In Woolmington v. DPP (1935), Viscount Sankey articulated the presumption of innocence as the ‘one golden thread’ running through the criminal justice system. On 22 October 2018, Australian prime minister Scott Morrison apologised in Parliament to thousands of victims of institutional child sex abuse and added: “I believe you, we believe you, your country believes you”.
That’s the mantra of the #MeToo movement. It should mean when complainants come forward with tales of abuse that once carried a powerful stigma, they should be heard respectfully and sensitively, their claims properly but impartially investigated, corroborating evidence duly collected, and conflicting evidence scrutinised and discussed with them in an effort at clarification.
The case of Cardinal George Pell, the highest ranking Catholic Church official to be charged with sex offences in any jurisdiction, is a powerful demonstration of the dangers of using a slogan of empathy and solidarity as the operational standard for criminal investigation, prosecution and trial. It shreds ‘reasonable doubt’ as the essential safeguard against miscarriage of justice. It took Australia’s top court to reinstate the key principles of presumption of innocence and reasonable doubt as the prevailing standard of Australian criminal justice. To that end it was important for the judgment to be unanimous so there is the sense of finality, at least in the legal arena.
If anyone who claims to have been a victim of sex abuse must be believed, then any evidence inconsistent with or contradicting that claim must be ignored or discarded. This is exactly what Victoria Police did in their pursuit-cum-persecution of Cardinal Pell. In March 2013, they launched ‘Operation Tethering’ before any crime had been reported, advertising in the media to solicit complaints of sexual molestation by Pell. Defence barrister Robert Richter QC described it as ‘an operation looking for a crime because no crime had been reported’. On 14 April Cardinal Pell said in a TV interview he wouldn’t be surprised if Victoria Police continued to trawl for more alleged victims of sexual abuse going back to the 1970s.
Because the complainant said no altar servers had been present, none was interviewed despite the availability of lists of those who had served on the relevant dates. Yet they, not choristers, over 30 of whom were interviewed, would routinely have been in the priest’s sacristy during that timeframe after the mass. Nor did police interview a single concelebrant priest who would also be in the sacristy disrobing, or personnel who would be bringing in the collection money. All of them were crucial to Pell’s argument that he could not have been alone in the sacristy with the two boys in the ‘hive of activity’ after any mass he celebrated.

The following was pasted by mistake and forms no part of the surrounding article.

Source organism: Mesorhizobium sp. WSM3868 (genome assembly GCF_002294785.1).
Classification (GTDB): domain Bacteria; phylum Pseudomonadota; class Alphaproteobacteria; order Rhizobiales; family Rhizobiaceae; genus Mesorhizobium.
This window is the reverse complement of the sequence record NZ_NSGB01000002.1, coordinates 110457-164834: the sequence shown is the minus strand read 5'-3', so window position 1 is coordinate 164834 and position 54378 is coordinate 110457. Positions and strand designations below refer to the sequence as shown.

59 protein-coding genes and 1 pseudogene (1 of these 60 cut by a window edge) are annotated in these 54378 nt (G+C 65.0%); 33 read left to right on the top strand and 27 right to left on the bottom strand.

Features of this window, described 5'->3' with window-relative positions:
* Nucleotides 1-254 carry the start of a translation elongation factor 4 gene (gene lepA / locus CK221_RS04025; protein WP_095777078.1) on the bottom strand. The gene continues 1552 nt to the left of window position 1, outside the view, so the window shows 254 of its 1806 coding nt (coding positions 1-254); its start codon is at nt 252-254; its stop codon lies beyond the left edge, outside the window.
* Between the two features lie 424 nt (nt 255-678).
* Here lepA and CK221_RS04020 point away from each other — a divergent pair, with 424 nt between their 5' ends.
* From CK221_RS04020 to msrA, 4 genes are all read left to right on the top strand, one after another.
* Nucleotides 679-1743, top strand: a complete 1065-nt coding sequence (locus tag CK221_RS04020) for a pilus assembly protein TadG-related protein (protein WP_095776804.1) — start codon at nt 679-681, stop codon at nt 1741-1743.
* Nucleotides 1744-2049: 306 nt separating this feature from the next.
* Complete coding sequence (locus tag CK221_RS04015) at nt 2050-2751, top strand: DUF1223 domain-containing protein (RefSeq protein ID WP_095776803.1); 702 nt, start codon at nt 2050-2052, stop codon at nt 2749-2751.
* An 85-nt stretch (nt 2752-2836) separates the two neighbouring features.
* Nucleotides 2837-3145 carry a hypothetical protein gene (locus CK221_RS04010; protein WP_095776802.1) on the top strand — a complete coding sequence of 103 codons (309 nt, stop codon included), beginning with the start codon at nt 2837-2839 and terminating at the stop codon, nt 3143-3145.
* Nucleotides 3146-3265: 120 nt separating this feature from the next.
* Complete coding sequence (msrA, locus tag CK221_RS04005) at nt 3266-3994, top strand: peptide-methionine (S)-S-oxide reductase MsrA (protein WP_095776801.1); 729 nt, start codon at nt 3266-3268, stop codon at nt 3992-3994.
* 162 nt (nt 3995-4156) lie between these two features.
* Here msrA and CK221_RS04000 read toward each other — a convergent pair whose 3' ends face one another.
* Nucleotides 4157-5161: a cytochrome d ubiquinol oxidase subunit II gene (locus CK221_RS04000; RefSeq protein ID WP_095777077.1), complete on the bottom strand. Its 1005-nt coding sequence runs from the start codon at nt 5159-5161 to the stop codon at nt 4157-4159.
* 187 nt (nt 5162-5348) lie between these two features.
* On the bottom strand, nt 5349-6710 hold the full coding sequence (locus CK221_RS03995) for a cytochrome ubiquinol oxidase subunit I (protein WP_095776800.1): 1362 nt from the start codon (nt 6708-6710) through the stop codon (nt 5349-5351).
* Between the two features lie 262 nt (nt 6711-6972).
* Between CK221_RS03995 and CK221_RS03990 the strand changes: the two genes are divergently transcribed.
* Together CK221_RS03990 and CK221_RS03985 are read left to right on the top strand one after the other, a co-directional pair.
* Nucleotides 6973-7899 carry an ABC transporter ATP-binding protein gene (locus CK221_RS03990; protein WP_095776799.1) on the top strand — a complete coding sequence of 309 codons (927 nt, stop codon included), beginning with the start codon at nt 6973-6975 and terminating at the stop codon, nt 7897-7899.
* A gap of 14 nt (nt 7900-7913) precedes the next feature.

A separate trial on unrelated allegations of sexual assaults on boys in a Ballarat swimming pool in the 1970s collapsed in February 2019 when prosecutors dropped all charges for lack of evidence. One boy complained to the police in 2015 alleging Cardinal Pell had sexually assaulted him and another choirboy in St Patrick’s Cathedral in Melbourne in 1996. Victoria Police duly filed charges and Pell was committed to trial in May 2018. The first jury failed to agree on a verdict. At the second trial, on 11 December Pell was convicted on five counts. On 27 February 2019 he entered prison to begin serving a six-year sentence.
An unknown number of jurors in the first trial had reasonable doubt about Pell’s guilt. None in the second trial did and he was convicted, putting into practice the ‘we believe you’ principle. The conviction was deeply troubling owing to the gap between the complainant’s testimony and the evidence from other good and credible witnesses. The idea that an archbishop, who was interacting with his flock in a crowded public congregation after celebrating mass, would risk discovery during an attack on two boys, whom he had not groomed beforehand, amidst open doorways and in an extremely tight timeframe, is highly implausible. Abusing two boys simultaneously increased the risk: if one complained, the other could corroborate. Either could have walked out of the room while the other was being attacked. The second boy died in 2014, denying to his mother that he had ever been assaulted.